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National Anti-Profiteering Authority

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November 21, 2017

What is the issue?

  • National Anti-profiteering Authority (NAA), as part of the GST Act was approved by the Cabinet recently.
  • It is empowered to crack down on firms that fail to pass on the ‘benefits’ of the tax regime to consumers.
  • The fear of NAA becoming a tool of harassment looms large among businesses.

What are the powers of NAA?

  • The authority can order businesses to reduce product prices or refund the undue benefits earned back to customer.
  • In extreme cases it can even impose a penalty on errant firms and cancel their registration with GST.
  • If the consumers are difficult to trace, then the money attained from undue benefits will be deposited in a consumer welfare fund.
  • The authority will have its own bureaucracy and a screening committee in each State that consumers can lodge complains with.
  • It will also have an investigating wing and a standing committee to take up profiteering allegations with a pan-Indian impact.

What are the challenges?

  • Establishing Guilt - Clarity on how the difference between undue profit and fair play will be ascertained is missing.
  • This discretionary space available to the NAA could be misused or wrongly used by the authority.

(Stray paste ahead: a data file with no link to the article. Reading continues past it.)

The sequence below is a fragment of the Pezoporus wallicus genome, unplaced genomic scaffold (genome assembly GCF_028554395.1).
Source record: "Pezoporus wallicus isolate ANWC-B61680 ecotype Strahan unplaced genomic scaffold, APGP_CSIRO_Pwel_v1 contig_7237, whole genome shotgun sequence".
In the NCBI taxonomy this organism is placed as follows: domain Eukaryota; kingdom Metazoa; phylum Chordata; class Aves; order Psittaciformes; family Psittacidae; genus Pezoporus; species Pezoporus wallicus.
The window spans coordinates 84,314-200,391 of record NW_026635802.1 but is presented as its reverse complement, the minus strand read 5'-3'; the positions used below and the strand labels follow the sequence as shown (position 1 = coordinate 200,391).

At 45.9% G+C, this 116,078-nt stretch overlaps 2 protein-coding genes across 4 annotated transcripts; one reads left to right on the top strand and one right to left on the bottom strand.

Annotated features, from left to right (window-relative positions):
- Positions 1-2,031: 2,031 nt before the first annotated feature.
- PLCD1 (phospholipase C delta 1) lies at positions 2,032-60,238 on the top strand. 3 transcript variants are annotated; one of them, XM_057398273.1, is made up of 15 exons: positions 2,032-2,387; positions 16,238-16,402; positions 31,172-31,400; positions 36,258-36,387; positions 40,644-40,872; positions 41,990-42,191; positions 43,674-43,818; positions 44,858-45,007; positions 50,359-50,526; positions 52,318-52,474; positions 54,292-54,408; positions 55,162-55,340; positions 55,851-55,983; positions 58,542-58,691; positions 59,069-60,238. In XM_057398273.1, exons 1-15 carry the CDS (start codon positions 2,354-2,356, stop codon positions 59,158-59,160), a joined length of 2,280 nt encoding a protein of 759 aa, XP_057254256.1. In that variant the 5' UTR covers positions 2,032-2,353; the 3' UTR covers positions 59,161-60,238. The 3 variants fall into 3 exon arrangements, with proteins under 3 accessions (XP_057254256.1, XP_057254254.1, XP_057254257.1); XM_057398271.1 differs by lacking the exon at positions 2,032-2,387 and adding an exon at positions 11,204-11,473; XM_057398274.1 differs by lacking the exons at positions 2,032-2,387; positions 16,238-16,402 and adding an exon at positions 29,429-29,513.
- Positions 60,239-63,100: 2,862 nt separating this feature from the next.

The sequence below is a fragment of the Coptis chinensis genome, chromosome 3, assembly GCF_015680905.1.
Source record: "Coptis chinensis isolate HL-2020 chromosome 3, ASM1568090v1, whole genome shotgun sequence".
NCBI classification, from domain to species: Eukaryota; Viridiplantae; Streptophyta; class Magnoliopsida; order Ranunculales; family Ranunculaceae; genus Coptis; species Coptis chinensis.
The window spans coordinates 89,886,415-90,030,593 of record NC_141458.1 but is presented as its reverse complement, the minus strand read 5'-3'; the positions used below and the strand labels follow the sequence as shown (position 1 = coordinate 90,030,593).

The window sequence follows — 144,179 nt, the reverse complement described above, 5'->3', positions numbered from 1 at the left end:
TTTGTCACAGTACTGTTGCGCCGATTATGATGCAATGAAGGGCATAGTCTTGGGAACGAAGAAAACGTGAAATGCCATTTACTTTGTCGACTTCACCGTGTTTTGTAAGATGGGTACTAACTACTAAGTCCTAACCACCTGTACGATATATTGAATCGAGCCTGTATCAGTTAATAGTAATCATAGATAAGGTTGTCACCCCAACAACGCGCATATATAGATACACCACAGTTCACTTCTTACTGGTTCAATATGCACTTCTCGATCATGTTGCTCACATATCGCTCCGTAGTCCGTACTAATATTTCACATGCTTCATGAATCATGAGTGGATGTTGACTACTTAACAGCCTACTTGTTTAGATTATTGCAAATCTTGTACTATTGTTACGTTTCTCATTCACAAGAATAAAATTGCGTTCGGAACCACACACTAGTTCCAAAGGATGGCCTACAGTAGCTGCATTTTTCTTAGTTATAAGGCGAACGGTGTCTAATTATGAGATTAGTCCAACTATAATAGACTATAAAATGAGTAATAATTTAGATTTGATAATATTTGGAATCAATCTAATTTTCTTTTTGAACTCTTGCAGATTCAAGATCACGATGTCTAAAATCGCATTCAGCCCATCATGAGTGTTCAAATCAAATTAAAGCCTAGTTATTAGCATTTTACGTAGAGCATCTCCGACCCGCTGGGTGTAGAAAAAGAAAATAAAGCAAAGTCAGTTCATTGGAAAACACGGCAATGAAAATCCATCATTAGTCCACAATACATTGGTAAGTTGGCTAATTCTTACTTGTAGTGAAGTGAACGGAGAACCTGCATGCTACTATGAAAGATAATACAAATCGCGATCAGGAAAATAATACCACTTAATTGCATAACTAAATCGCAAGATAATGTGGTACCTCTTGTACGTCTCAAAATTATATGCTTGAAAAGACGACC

• Irrationality - Companies have been urged to ensure that new MRPs are inscribed even on products that have already reached markets.
  • While wholesalers can still implement this, reaching every last retailer is a challenge.
  • But firms have been warned that the entire retail chain must reflect revised prices in order to avoid anti-profiteering action.
  • The expectation is that there will be some exemplary action soon to make industry fall in line.

What is the way forward?

  • While protecting consumer interest is important, the prospect of the government monitoring prices is not desirable.
  • Asking businesses to justify pricing decisions instead of letting market forces play out is uncomforting.
  • The NAA could rather partner with the Competition Commission of India and focus on select firms raising prices indiscriminately.
  • This usually happens only in markets where some businesses enjoy a dominant position, or where pricing cartels are formed.
  • Hence, the authority’s should use its powers transparently and only where there is genuine consumer/public interest at stake.

 

Source: The Hindu

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